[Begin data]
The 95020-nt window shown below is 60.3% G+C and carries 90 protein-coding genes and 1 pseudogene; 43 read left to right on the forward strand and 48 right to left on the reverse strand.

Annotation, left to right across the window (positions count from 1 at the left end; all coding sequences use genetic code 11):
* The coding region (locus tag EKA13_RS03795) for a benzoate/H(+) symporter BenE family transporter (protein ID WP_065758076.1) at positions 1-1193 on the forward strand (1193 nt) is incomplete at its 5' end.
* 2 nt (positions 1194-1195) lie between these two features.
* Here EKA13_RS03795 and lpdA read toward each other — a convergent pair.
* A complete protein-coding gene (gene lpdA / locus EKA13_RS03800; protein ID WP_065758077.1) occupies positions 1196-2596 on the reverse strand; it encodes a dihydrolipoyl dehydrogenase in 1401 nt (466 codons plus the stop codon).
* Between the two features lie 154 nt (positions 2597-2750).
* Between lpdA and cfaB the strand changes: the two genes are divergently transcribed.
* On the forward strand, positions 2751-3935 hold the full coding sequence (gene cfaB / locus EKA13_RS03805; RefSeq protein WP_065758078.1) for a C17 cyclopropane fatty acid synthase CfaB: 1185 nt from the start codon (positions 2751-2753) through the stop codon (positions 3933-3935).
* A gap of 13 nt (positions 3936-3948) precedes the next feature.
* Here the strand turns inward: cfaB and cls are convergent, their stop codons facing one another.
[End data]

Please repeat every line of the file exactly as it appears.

The 95020-nt window shown below is 60.3% G+C and carries 90 protein-coding genes and 1 pseudogene; 43 read left to right on the forward strand and 48 right to left on the reverse strand.

Annotation, left to right across the window (positions count from 1 at the left end; all coding sequences use genetic code 11):
* The coding region (locus tag EKA13_RS03795) for a benzoate/H(+) symporter BenE family transporter (protein ID WP_065758076.1) at positions 1-1193 on the forward strand (1193 nt) is incomplete at its 5' end.
* 2 nt (positions 1194-1195) lie between these two features.
* Here EKA13_RS03795 and lpdA read toward each other — a convergent pair.
* A complete protein-coding gene (gene lpdA / locus EKA13_RS03800; protein ID WP_065758077.1) occupies positions 1196-2596 on the reverse strand; it encodes a dihydrolipoyl dehydrogenase in 1401 nt (466 codons plus the stop codon).
* Between the two features lie 154 nt (positions 2597-2750).
* Between lpdA and cfaB the strand changes: the two genes are divergently transcribed.
* On the forward strand, positions 2751-3935 hold the full coding sequence (gene cfaB / locus EKA13_RS03805; RefSeq protein WP_065758078.1) for a C17 cyclopropane fatty acid synthase CfaB: 1185 nt from the start codon (positions 2751-2753) through the stop codon (positions 3933-3935).
* A gap of 13 nt (positions 3936-3948) precedes the next feature.
* Here the strand turns inward: cfaB and cls are convergent, their stop codons facing one another.